29. Kulu Y, Dorfman JD, Kuruppu D, Fuchs BC, Goodwin JM, Fujii T, Kuroda T, Lanuti M, Tanabe KK: Comparison of intravenous versus intraperitoneal administration of oncolytic herpes simplex virus 1 for peritoneal carcinomatosis in mice. Cancer Gene Ther. 2009, 16: 291-297. 10.1038/cgt.2008.83.PubMed CentralView ArticlePubMedGoogle Scholar
  30. Hribaschek A, Kuhn R, Pross M, Meyer F, Fahlke J, Ridwelski K, Boltze C, Lippert H: Intraperitoneal versus intravenous CPT-11 given intra- and postoperatively for peritoneal carcinomatosis in a rat model. Surg Today. 2006, 36: 57-62.View ArticlePubMedGoogle Scholar
  31. Aarts F, Koppe MJ, Hendriks T, vanEerd JEM, Oyen WJG, Boerman OC, Bleichrodt RP: Timing of Adjuvant Radioimmunotherapy after Cytoreductive Surgery in Experimental Peritoneal Carcinomatosis of Colorectal Origin. Ann Surg Oncol. 2006, 14: 533-540.View ArticlePubMedGoogle Scholar
  32. Aarts F, Bleichrodt RP, de Man B, Lomme R, Boerman OC, Hendriks T: The effects of adjuvant experimental radioimmunotherapy and hyperthermic intraperitoneal chemotherapy on intestinal and abdominal healing after cytoreductive surgery for peritoneal carcinomatosis in the rat. Ann Surg Oncol. 2008, 15: 3299-3307. 10.1245/s10434-008-0070-4.View ArticlePubMedGoogle Scholar
  33. Klaver YLB, Hendriks T, Lomme RMLM, Rutten HJT, Bleichrodt RP, de Hingh IHJT: Introperative hyperthemic intraperitoneal chemotherapy after cytoreductive surgery for pertitoneal carcinomatosis in an experimental model. Br J Surg. 2010, 97: 1874-1880. 10.1002/bjs.7249.View ArticlePubMedGoogle Scholar
  34. Hartmann J, Kilian M, Atanassov V, Braumann C, Ordemann J, Jacobi CA: First surgical tumour reduction of peritoneal surface malignancy in a rat's model. Clin Exp Metastasis. 2008, 25: 445-449. 10.1007/s10585-008-9150-x.View ArticlePubMedGoogle Scholar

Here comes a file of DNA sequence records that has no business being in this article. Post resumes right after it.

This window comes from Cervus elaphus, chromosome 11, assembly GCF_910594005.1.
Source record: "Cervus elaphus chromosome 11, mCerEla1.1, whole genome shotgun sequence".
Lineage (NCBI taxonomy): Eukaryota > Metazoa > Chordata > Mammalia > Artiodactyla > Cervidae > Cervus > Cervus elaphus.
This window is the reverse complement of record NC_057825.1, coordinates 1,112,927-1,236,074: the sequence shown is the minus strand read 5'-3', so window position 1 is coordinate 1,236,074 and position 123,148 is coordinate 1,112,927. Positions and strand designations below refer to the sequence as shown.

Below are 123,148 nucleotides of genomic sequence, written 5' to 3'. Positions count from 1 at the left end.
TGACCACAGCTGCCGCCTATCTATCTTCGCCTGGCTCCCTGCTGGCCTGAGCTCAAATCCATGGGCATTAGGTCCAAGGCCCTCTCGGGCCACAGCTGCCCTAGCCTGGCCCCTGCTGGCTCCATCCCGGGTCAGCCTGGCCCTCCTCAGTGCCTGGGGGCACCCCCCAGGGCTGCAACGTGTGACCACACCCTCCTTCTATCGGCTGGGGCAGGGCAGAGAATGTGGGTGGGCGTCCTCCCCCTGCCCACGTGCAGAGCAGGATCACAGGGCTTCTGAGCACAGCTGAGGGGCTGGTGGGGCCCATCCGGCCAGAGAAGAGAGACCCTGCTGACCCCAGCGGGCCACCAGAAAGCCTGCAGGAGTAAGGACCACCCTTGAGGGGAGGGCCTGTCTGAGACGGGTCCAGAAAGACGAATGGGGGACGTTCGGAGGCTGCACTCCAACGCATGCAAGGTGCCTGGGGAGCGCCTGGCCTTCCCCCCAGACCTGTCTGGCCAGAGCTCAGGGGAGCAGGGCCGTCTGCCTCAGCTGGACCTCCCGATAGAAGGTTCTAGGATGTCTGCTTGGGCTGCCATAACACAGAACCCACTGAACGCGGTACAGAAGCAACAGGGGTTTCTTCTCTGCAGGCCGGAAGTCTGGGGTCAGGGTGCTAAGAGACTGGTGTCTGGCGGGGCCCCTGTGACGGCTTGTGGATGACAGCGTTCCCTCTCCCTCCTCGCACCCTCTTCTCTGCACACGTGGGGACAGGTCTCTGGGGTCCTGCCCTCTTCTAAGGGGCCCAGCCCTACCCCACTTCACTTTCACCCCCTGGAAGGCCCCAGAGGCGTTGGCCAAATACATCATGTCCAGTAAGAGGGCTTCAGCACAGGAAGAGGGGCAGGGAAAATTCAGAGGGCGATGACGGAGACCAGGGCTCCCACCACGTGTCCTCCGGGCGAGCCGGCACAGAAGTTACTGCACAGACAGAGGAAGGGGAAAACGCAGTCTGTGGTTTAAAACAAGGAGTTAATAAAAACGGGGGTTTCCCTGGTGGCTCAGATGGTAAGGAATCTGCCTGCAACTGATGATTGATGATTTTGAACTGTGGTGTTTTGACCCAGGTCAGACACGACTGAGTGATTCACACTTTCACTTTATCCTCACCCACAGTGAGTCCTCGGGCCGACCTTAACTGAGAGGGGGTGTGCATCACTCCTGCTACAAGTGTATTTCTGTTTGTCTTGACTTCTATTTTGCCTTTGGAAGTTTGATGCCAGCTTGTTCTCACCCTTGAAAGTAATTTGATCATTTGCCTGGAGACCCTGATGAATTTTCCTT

35. Raue W, Kilian M, Braumann C, Atanassow V, Makareinis A, Caldenas S, Schwenk W, Hartmann J: Multmodel approach for treatment of peritoneal surface malignancises in a tumer-bearing rat model. Int J Colorectol Dis. 2010, 25: 245-250. 10.1007/s00384-009-0819-7.View ArticleGoogle Scholar
  36. Mavanur AA, Parimi V, Malley MO, Nikiforova M, Bartlett DL, Davison JM: Establishment and characterization of a murine xenograft model of appendiceal mucinous adenocarcinoma. Int J Exp Path. 2010, 91: 357-367. 10.1111/j.1365-2613.2010.00721.x.View ArticleGoogle Scholar
  37. Wei BR, Hoover SB, Ross MM, Zhou WD, Meani F, Edwards JB, Spehalski EI, Risinger JI, Alvord WG, Quiñones OA, Belluco C, Martella L, Campagnutta E, Ravaggi A, Dai RM, Goldsmith PK, Woolard KD, Pecorelli S, Liotta LA, Petricoin EF, Simpson RM: Serum S100A6 concentration predicts peritoneal tumor burden in mice with epithelial ovarian cancer and is associated with advanced stage in patients. PLoS ONE. 2009, 4: e7670-10.1371/journal.pone.0007670.PubMed CentralView ArticlePubMedGoogle Scholar
  38. Sheth RA, Upadhyay R, Stangenberg L, Sheth R, Weissleder R, Mahmood U: Improved detection of ovarian cancer metastases by intraoperative quantitative fluorescence protease imaging in a pre-clinical modal. Gyn Oncol. 2009, 112: 616-22. 10.1016/j.ygyno.2008.11.018.View ArticleGoogle Scholar
  39. Greenaway J, Moorehead R, Shaw P, Petrik J: Epithelial-stromal interaction increases cell proliferation, survival and tumorigenicity in a mouse model of human epithelial ovarian cancer. Gyn Oncol. 2008, 108: 385-394. 10.1016/j.ygyno.2007.10.035.View ArticleGoogle Scholar

Copyright

© Tang et al; licensee BioMed Central Ltd. 2011

This article is published under license to BioMed Central Ltd. This is an Open Access article distributed under the terms of the Creative Commons Attribution License (http://creativecommons.org/licenses/by/2.0), which permits unrestricted use, distribution, and reproduction in any medium, provided the original work is properly cited.

Advertisement